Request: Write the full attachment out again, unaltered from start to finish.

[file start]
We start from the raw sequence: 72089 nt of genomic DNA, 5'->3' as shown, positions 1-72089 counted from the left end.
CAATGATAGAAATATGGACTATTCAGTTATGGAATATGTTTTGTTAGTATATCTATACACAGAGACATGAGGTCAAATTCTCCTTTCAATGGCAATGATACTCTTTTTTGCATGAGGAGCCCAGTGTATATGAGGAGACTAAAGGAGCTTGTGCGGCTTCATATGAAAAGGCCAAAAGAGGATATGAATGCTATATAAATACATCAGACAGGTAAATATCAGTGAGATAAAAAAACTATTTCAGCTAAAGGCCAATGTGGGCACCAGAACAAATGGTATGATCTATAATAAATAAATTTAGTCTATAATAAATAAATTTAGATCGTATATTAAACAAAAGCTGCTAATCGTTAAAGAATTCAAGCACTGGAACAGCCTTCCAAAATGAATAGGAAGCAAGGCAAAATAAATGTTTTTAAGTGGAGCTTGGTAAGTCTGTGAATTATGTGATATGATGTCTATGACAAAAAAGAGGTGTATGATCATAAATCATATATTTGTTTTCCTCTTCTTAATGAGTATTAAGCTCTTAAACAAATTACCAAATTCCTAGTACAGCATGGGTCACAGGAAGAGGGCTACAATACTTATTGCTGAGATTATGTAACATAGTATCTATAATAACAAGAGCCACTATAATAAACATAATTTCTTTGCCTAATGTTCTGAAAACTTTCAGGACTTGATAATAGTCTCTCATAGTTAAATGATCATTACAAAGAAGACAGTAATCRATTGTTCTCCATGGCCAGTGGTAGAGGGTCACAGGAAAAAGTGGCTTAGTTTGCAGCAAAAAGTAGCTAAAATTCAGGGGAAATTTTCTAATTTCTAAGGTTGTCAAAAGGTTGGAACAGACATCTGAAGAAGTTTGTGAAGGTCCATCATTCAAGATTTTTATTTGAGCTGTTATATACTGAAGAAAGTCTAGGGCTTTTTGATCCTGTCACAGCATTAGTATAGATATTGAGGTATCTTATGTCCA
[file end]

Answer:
We start from the raw sequence: 72089 nt of genomic DNA, 5'->3' as shown, positions 1-72089 counted from the left end.
CAATGATAGAAATATGGACTATTCAGTTATGGAATATGTTTTGTTAGTATATCTATACACAGAGACATGAGGTCAAATTCTCCTTTCAATGGCAATGATACTCTTTTTTGCATGAGGAGCCCAGTGTATATGAGGAGACTAAAGGAGCTTGTGCGGCTTCATATGAAAAGGCCAAAAGAGGATATGAATGCTATATAAATACATCAGACAGGTAAATATCAGTGAGATAAAAAAACTATTTCAGCTAAAGGCCAATGTGGGCACCAGAACAAATGGTATGATCTATAATAAATAAATTTAGTCTATAATAAATAAATTTAGATCGTATATTAAACAAAAGCTGCTAATCGTTAAAGAATTCAAGCACTGGAACAGCCTTCCAAAATGAATAGGAAGCAAGGCAAAATAAATGTTTTTAAGTGGAGCTTGGTAAGTCTGTGAATTATGTGATATGATGTCTATGACAAAAAAGAGGTGTATGATCATAAATCATATATTTGTTTTCCTCTTCTTAATGAGTATTAAGCTCTTAAACAAATTACCAAATTCCTAGTACAGCATGGGTCACAGGAAGAGGGCTACAATACTTATTGCTGAGATTATGTAACATAGTATCTATAATAACAAGAGCCACTATAATAAACATAATTTCTTTGCCTAATGTTCTGAAAACTTTCAGGACTTGATAATAGTCTCTCATAGTTAAATGATCATTACAAAGAAGACAGTAATCRATTGTTCTCCATGGCCAGTGGTAGAGGGTCACAGGAAAAAGTGGCTTAGTTTGCAGCAAAAAGTAGCTAAAATTCAGGGGAAATTTTCTAATTTCTAAGGTTGTCAAAAGGTTGGAACAGACATCTGAAGAAGTTTGTGAAGGTCCATCATTCAAGATTTTTATTTGAGCTGTTATATACTGAAGAAAGTCTAGGGCTTTTTGATCCTGTCACAGCATTAGTATAGATATTGAGGTATCTTATGTCCA